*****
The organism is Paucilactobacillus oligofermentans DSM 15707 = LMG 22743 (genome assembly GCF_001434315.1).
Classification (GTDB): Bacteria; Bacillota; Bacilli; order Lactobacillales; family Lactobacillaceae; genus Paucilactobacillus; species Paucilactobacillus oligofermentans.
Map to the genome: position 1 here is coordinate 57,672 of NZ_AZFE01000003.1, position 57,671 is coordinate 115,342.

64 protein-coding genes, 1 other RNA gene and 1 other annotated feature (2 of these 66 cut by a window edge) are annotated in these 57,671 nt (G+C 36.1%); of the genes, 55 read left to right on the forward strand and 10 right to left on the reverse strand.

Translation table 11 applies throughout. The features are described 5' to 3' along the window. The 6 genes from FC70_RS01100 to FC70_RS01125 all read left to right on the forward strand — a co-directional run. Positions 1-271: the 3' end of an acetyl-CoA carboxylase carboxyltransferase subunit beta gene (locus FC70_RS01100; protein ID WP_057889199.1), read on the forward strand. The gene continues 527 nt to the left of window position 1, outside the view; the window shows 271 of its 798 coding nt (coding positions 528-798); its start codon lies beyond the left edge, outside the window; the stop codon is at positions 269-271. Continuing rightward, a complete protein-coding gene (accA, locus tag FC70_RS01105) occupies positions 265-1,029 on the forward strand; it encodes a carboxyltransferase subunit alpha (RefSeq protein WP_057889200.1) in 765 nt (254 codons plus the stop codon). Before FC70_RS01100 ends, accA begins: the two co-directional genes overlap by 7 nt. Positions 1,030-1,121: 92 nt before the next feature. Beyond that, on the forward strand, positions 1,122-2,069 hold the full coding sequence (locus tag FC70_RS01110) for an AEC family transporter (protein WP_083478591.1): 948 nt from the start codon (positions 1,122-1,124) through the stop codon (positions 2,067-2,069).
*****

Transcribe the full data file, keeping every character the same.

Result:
The organism is Paucilactobacillus oligofermentans DSM 15707 = LMG 22743 (genome assembly GCF_001434315.1).
Classification (GTDB): Bacteria; Bacillota; Bacilli; order Lactobacillales; family Lactobacillaceae; genus Paucilactobacillus; species Paucilactobacillus oligofermentans.
Map to the genome: position 1 here is coordinate 57,672 of NZ_AZFE01000003.1, position 57,671 is coordinate 115,342.

64 protein-coding genes, 1 other RNA gene and 1 other annotated feature (2 of these 66 cut by a window edge) are annotated in these 57,671 nt (G+C 36.1%); of the genes, 55 read left to right on the forward strand and 10 right to left on the reverse strand.

Translation table 11 applies throughout. The features are described 5' to 3' along the window. The 6 genes from FC70_RS01100 to FC70_RS01125 all read left to right on the forward strand — a co-directional run. Positions 1-271: the 3' end of an acetyl-CoA carboxylase carboxyltransferase subunit beta gene (locus FC70_RS01100; protein ID WP_057889199.1), read on the forward strand. The gene continues 527 nt to the left of window position 1, outside the view; the window shows 271 of its 798 coding nt (coding positions 528-798); its start codon lies beyond the left edge, outside the window; the stop codon is at positions 269-271. Continuing rightward, a complete protein-coding gene (accA, locus tag FC70_RS01105) occupies positions 265-1,029 on the forward strand; it encodes a carboxyltransferase subunit alpha (RefSeq protein WP_057889200.1) in 765 nt (254 codons plus the stop codon). Before FC70_RS01100 ends, accA begins: the two co-directional genes overlap by 7 nt. Positions 1,030-1,121: 92 nt before the next feature. Beyond that, on the forward strand, positions 1,122-2,069 hold the full coding sequence (locus tag FC70_RS01110) for an AEC family transporter (protein WP_083478591.1): 948 nt from the start codon (positions 1,122-1,124) through the stop codon (positions 2,067-2,069).